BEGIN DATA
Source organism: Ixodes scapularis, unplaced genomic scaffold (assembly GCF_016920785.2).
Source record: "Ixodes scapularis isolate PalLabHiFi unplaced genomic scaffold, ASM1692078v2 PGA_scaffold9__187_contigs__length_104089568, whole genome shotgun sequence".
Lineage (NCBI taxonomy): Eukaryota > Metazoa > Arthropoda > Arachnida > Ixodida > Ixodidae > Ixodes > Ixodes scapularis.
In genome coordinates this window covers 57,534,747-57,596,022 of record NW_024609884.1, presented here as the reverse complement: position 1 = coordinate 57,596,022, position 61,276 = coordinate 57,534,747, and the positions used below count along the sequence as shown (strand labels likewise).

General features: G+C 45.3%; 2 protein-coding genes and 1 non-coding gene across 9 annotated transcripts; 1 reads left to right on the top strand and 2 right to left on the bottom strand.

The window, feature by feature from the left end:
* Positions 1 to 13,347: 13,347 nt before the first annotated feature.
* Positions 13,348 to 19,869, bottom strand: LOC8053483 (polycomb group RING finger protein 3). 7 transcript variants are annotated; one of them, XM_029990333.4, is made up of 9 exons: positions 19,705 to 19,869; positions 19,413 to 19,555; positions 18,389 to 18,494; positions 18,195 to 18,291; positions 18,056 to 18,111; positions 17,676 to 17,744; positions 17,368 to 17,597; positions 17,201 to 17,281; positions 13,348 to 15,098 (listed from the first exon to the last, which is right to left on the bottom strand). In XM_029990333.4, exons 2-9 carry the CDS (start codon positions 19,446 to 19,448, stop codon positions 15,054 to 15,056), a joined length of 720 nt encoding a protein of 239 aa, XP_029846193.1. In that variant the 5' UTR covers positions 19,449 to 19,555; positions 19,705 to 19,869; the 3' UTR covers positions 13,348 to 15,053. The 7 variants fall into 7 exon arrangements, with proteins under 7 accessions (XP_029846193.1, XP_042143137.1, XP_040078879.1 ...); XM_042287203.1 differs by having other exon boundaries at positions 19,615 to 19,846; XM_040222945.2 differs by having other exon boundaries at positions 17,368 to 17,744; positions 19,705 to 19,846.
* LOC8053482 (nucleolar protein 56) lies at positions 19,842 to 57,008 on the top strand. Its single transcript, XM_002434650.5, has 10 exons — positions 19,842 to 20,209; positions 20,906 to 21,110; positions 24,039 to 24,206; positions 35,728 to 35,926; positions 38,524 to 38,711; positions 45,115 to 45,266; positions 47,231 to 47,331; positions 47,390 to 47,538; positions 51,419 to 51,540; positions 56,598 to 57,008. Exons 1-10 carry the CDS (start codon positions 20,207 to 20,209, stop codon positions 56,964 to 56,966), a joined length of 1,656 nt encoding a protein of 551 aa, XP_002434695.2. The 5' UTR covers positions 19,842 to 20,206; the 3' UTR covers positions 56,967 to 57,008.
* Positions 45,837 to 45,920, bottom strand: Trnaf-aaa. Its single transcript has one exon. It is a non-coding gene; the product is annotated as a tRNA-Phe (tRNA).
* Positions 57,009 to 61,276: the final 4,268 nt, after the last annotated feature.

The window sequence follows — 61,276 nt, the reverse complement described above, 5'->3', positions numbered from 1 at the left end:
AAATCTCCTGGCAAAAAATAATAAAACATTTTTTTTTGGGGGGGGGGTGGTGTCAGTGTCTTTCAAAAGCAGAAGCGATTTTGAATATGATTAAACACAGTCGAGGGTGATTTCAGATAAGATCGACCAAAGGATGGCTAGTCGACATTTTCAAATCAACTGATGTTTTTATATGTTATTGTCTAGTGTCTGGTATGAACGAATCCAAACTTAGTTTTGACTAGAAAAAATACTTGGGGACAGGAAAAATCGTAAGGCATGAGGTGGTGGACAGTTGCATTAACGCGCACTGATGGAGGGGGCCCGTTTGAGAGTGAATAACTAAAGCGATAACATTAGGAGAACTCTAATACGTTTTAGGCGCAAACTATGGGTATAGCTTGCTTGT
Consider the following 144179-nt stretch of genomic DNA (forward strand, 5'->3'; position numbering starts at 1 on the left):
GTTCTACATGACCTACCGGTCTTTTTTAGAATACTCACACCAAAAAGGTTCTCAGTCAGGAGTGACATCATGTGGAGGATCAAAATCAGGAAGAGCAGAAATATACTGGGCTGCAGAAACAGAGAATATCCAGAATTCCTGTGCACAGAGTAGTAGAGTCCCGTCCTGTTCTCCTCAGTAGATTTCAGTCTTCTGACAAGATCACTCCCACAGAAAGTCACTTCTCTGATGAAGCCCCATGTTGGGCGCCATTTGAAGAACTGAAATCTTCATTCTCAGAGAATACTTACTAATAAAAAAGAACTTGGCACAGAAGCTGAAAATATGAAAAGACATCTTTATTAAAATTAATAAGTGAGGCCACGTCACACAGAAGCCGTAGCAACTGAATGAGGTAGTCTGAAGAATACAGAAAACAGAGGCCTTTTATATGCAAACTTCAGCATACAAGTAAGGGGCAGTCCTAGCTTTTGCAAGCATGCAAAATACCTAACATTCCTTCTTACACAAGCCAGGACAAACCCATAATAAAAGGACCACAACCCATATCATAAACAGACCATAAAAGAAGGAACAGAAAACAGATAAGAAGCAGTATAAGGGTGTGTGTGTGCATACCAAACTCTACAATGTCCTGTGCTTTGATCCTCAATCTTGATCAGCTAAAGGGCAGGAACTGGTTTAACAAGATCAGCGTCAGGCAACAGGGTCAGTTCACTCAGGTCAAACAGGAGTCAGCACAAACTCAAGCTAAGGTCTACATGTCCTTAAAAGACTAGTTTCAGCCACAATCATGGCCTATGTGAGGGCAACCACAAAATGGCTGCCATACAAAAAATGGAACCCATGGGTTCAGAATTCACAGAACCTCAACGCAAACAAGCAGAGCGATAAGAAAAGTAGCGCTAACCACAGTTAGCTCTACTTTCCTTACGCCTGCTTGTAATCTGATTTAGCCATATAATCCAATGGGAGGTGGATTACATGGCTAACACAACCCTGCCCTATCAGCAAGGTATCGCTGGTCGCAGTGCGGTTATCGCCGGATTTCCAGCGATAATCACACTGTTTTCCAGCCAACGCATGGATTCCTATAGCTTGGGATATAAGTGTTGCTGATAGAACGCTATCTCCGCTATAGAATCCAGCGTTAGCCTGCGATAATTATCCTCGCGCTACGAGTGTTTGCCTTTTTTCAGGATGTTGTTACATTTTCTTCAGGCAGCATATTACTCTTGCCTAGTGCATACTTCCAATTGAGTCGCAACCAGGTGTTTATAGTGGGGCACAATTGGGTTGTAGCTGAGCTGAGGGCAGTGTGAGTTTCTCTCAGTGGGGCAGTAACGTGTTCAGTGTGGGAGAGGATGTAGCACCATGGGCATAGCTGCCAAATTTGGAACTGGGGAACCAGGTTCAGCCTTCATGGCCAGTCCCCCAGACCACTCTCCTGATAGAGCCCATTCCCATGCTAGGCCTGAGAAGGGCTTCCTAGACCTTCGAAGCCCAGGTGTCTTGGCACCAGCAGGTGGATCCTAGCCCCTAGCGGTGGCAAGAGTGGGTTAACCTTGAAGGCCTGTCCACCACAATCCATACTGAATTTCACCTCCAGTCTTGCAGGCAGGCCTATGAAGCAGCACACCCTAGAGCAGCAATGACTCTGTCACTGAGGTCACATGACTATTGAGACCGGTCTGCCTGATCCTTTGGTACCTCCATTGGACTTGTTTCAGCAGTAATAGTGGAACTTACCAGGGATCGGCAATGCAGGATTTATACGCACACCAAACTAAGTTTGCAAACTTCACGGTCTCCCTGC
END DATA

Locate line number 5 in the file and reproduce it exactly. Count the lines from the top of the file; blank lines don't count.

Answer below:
General features: G+C 45.3%; 2 protein-coding genes and 1 non-coding gene across 9 annotated transcripts; 1 reads left to right on the top strand and 2 right to left on the bottom strand.